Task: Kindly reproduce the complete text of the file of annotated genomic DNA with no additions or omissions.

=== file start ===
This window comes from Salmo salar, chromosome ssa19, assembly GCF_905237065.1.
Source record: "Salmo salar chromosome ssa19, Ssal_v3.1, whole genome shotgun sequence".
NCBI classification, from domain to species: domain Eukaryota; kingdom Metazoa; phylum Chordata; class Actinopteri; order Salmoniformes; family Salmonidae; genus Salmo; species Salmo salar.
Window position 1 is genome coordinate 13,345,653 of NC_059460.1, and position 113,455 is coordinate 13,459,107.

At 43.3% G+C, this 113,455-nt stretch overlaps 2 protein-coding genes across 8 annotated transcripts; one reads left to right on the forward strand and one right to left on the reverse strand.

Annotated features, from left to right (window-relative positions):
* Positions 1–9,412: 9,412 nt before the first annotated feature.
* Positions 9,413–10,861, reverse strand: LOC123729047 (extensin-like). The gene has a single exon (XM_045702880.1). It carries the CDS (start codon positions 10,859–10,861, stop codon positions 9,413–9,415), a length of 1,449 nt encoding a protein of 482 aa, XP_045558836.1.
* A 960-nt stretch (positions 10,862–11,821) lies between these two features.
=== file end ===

This window comes from Salmo salar, chromosome ssa19, assembly GCF_905237065.1.
Source record: "Salmo salar chromosome ssa19, Ssal_v3.1, whole genome shotgun sequence".
NCBI classification, from domain to species: domain Eukaryota; kingdom Metazoa; phylum Chordata; class Actinopteri; order Salmoniformes; family Salmonidae; genus Salmo; species Salmo salar.
Window position 1 is genome coordinate 13,345,653 of NC_059460.1, and position 113,455 is coordinate 13,459,107.

At 43.3% G+C, this 113,455-nt stretch overlaps 2 protein-coding genes across 8 annotated transcripts; one reads left to right on the forward strand and one right to left on the reverse strand.

Annotated features, from left to right (window-relative positions):
* Positions 1–9,412: 9,412 nt before the first annotated feature.
* Positions 9,413–10,861, reverse strand: LOC123729047 (extensin-like). The gene has a single exon (XM_045702880.1). It carries the CDS (start codon positions 10,859–10,861, stop codon positions 9,413–9,415), a length of 1,449 nt encoding a protein of 482 aa, XP_045558836.1.
* A 960-nt stretch (positions 10,862–11,821) lies between these two features.